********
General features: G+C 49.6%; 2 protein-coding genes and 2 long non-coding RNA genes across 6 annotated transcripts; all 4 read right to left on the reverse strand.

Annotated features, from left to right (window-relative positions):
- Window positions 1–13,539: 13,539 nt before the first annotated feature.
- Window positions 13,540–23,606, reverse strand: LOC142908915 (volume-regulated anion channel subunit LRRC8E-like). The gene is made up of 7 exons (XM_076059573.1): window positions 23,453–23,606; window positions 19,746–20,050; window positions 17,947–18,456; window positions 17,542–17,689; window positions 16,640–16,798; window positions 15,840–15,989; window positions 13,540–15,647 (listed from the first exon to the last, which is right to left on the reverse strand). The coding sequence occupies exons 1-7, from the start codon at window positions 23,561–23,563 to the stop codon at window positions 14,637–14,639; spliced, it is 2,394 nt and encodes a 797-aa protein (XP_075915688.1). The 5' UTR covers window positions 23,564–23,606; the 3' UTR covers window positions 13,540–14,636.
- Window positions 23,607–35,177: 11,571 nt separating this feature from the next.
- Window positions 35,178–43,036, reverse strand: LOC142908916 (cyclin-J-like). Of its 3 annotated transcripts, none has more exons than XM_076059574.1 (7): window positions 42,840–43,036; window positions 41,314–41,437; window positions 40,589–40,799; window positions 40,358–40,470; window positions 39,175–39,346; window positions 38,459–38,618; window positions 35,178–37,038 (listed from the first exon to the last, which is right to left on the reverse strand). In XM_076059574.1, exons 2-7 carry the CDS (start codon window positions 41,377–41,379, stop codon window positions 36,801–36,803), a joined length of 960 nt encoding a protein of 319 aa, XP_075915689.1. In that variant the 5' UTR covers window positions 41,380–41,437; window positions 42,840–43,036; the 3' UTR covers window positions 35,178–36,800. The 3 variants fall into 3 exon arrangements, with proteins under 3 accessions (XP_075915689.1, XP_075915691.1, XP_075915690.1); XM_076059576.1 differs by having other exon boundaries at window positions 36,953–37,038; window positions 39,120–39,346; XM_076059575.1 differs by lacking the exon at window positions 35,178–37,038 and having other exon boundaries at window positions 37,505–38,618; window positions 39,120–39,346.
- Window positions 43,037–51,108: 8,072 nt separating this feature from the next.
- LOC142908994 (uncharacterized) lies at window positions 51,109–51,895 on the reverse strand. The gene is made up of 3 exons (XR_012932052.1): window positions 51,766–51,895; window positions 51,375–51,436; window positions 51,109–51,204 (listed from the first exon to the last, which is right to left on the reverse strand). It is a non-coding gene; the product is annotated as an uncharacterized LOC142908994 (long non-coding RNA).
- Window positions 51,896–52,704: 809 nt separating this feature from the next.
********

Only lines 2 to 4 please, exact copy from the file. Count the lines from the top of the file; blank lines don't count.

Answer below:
Annotated features, from left to right (window-relative positions):
- Window positions 1–13,539: 13,539 nt before the first annotated feature.
- Window positions 13,540–23,606, reverse strand: LOC142908915 (volume-regulated anion channel subunit LRRC8E-like). The gene is made up of 7 exons (XM_076059573.1): window positions 23,453–23,606; window positions 19,746–20,050; window positions 17,947–18,456; window positions 17,542–17,689; window positions 16,640–16,798; window positions 15,840–15,989; window positions 13,540–15,647 (listed from the first exon to the last, which is right to left on the reverse strand). The coding sequence occupies exons 1-7, from the start codon at window positions 23,561–23,563 to the stop codon at window positions 14,637–14,639; spliced, it is 2,394 nt and encodes a 797-aa protein (XP_075915688.1). The 5' UTR covers window positions 23,564–23,606; the 3' UTR covers window positions 13,540–14,636.